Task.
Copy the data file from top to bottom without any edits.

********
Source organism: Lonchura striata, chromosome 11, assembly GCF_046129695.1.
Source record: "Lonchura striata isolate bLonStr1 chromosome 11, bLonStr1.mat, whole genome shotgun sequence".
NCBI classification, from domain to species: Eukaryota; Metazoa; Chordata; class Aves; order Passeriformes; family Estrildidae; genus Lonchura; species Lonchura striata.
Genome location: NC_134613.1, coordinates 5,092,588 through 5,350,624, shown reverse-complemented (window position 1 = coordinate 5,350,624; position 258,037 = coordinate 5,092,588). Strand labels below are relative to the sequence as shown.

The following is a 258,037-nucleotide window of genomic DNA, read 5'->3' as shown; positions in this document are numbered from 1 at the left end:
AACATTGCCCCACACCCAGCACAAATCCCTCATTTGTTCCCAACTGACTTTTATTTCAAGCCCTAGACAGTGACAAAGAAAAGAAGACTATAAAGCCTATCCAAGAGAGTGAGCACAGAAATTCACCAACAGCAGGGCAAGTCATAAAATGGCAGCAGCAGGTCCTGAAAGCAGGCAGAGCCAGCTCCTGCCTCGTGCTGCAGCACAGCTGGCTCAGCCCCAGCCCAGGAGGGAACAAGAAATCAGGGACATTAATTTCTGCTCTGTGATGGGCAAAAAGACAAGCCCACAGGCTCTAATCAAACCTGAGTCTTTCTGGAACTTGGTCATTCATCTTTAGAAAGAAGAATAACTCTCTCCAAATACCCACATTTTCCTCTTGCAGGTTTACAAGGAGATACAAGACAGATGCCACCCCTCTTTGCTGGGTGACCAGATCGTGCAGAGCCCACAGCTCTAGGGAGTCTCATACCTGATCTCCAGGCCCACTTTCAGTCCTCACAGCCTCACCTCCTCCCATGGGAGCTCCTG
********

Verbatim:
Source organism: Lonchura striata, chromosome 11, assembly GCF_046129695.1.
Source record: "Lonchura striata isolate bLonStr1 chromosome 11, bLonStr1.mat, whole genome shotgun sequence".
NCBI classification, from domain to species: Eukaryota; Metazoa; Chordata; class Aves; order Passeriformes; family Estrildidae; genus Lonchura; species Lonchura striata.
Genome location: NC_134613.1, coordinates 5,092,588 through 5,350,624, shown reverse-complemented (window position 1 = coordinate 5,350,624; position 258,037 = coordinate 5,092,588). Strand labels below are relative to the sequence as shown.

The following is a 258,037-nucleotide window of genomic DNA, read 5'->3' as shown; positions in this document are numbered from 1 at the left end:
AACATTGCCCCACACCCAGCACAAATCCCTCATTTGTTCCCAACTGACTTTTATTTCAAGCCCTAGACAGTGACAAAGAAAAGAAGACTATAAAGCCTATCCAAGAGAGTGAGCACAGAAATTCACCAACAGCAGGGCAAGTCATAAAATGGCAGCAGCAGGTCCTGAAAGCAGGCAGAGCCAGCTCCTGCCTCGTGCTGCAGCACAGCTGGCTCAGCCCCAGCCCAGGAGGGAACAAGAAATCAGGGACATTAATTTCTGCTCTGTGATGGGCAAAAAGACAAGCCCACAGGCTCTAATCAAACCTGAGTCTTTCTGGAACTTGGTCATTCATCTTTAGAAAGAAGAATAACTCTCTCCAAATACCCACATTTTCCTCTTGCAGGTTTACAAGGAGATACAAGACAGATGCCACCCCTCTTTGCTGGGTGACCAGATCGTGCAGAGCCCACAGCTCTAGGGAGTCTCATACCTGATCTCCAGGCCCACTTTCAGTCCTCACAGCCTCACCTCCTCCCATGGGAGCTCCTG